If you are experiencing foot or ankle pain, contact Dr. Jamshidinia at Jamfeet. He is a board-certified foot surgeon trained in all areas of foot and ankle surgery and treatment. Dr. Jamshidinia and his team believe in comprehensive patient care and are focused on getting you back to full health. Contact Jamfeet today for any of your foot or ankle needs!

How to Prevent Blisters While Running

For those who are avid runners or just starting out, nothing can halt your progress like a blister. Dealing with blisters can be painful and extremely uncomfortable. The best thing you can do for your feet is to try and prevent blisters before they cause you any problems. In the case that you can’t, there are ways to treat blisters once you have them.

If you have more questions about your foot health, reach out to top podiatrist in Los Angeles, Dr. Jamshidinia today!

What is a Blister?

Blisters are small, fluid-filled bubbles on the outer layers of your skin. Most blisters occur due to friction. They arise when something continuously rubs up against your skin. Blisters are wounds that take time to heal and properly caring for them is important.

The best thing you can do for your feet is to prevent these painful skin irritations. Below you will find some helpful prevention methods to keep your feet prepped and ready for your next run!

  1. Socks: Blisters are a response to friction. With that, wear socks that are breathable like nylon. Stay away from cotton as it can absorb any moisture and cause more friction between your sock and skin. Some runners will even double up on their socks. The socks then rub against one another versus your foot.
  2. Powders or Creams: There are special creams and powders that address friction and prevent blisters. If you have a spot on your foot that you know is going to cause you issues again, try an over-the-counter treatment. You can use foot powder, cream, or even Vaseline if you are in a pinch.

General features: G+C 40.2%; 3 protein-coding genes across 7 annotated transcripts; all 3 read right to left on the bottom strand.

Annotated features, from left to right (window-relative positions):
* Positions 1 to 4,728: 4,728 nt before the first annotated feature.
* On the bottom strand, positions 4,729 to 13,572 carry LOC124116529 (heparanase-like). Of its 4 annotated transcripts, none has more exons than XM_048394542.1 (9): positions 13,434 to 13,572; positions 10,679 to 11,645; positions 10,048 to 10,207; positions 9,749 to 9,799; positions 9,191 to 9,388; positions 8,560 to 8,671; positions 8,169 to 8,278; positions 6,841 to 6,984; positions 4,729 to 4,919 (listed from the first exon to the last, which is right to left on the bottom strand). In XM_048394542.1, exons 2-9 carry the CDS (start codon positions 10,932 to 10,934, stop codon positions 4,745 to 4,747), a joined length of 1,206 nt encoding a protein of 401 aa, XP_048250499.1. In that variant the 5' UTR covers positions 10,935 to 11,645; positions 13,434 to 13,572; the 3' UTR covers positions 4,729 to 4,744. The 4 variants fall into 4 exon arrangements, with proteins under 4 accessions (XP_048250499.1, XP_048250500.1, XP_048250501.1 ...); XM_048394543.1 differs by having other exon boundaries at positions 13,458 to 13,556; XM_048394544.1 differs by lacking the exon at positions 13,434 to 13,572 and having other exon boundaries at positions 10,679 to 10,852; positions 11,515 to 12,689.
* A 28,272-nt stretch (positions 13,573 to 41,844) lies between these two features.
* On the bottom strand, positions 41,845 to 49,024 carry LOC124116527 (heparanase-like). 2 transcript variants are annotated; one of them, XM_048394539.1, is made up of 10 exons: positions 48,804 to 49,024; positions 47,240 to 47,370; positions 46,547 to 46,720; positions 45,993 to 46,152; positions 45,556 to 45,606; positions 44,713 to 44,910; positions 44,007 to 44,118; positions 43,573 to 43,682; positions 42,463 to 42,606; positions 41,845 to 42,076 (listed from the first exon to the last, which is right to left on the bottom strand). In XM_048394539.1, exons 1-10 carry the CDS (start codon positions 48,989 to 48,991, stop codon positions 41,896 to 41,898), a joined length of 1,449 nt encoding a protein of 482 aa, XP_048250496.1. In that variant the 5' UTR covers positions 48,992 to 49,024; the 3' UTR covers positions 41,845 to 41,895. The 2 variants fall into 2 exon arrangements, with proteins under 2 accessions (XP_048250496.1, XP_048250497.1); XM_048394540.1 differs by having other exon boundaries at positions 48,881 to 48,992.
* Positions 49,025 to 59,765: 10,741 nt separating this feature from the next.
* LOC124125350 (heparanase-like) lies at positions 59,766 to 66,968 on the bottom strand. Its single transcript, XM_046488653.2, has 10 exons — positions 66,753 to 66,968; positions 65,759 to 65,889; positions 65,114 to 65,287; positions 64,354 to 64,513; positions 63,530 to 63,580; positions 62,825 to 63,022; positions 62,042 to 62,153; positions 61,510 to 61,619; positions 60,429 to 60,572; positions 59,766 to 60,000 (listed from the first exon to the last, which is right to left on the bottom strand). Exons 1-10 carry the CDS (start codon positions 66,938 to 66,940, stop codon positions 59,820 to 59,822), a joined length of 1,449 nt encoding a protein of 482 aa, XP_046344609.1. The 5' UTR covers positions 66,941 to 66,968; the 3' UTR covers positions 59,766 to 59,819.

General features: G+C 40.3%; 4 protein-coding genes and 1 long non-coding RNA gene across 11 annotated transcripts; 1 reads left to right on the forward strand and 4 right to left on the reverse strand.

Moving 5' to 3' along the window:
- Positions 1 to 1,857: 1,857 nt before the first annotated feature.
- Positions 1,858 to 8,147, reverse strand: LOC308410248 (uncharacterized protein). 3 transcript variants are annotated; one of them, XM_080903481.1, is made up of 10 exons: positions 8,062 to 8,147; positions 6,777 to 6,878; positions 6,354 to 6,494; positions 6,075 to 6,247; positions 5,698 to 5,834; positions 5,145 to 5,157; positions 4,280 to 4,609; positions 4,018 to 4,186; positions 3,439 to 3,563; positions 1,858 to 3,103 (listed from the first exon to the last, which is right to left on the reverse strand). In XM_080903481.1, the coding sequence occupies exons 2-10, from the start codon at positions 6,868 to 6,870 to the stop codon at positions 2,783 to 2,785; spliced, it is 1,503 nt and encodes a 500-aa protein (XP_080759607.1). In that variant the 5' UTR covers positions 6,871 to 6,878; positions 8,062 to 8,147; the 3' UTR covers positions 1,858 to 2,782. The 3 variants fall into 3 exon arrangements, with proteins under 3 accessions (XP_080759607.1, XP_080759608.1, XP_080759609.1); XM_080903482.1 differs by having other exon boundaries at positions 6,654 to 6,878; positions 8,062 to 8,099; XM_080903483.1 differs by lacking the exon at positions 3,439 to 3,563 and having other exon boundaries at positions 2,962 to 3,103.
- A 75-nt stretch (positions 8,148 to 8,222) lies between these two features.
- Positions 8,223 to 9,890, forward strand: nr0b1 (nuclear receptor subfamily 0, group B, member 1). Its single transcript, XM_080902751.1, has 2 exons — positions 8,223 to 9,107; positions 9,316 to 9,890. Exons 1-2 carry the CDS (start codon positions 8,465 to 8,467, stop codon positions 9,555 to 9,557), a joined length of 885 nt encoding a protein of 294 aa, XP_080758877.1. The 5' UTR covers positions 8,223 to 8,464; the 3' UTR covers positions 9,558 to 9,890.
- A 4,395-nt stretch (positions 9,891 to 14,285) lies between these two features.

3. Footwear: Because blisters are caused by friction, ill-fitting shoes, excessive moisture, or even the wrong socks can sabotage your running goals. Find the right footwear for your running goals. You’ll need something that is breathable to minimize moisture. You will also need shoes that fit well. If your shoes are too tight or too loose, you will run into problems with blisters due to unnecessary friction.
  4. Tapes: Similar to the powder or cream prevention method, tape can also help prevent blisters. For those areas on your feet prone to blisters, use moleskin or a specialized blister tape. There are some products on the market that are even water-resistant so they will protect you no matter how much moisture accumulates while you are running.
  5. Hydration: Keep your feet moisturized. Use lotion after you shower and be sure you don’t have any cracks or excessive dryness. This will worsen the friction and cause painful blisters.

Treating Blisters

If you weren’t able to prevent a blister, you’ll need to care for it safely and properly. Below you will find some helpful tips on how to treat your blister.

  1. Leave It: If possible and practicable, leave your blister alone. Many smaller blisters will heal on their own. If you got the blister from a certain pair of shoes or running, try the prevention methods above next time.
  2. Protect It: Blisters on your feet will likely need protection. You can use a band-aid or cut out a cushioned piece of moleskin. Place the cutout portion where the blister is so that the padding can cushion any pressure that would have directly impacted the blister. Make sure to allow airflow as your blister will need it to heal.
  3. Drain It: If your blister is really painful or filled with a lot of liquid, it’ll likely need to be drained. While this can be done at home, there are risks. When draining a blister there is a major risk for infection as you will be puncturing the skin on your own. If you think you need to drain your blister, contact a professional for advice before doing anything yourself.

Dr. Jamshidinia in Los Angeles

Dr. Jamshidinia at Jamfeet is a board-certified foot surgeon trained in all areas of foot and ankle surgery and treatment. Dr. Jamshidinia and his team believe in comprehensive patient care and are focused on getting you back to full health. Contact Jamfeet for any of your foot or ankle needs!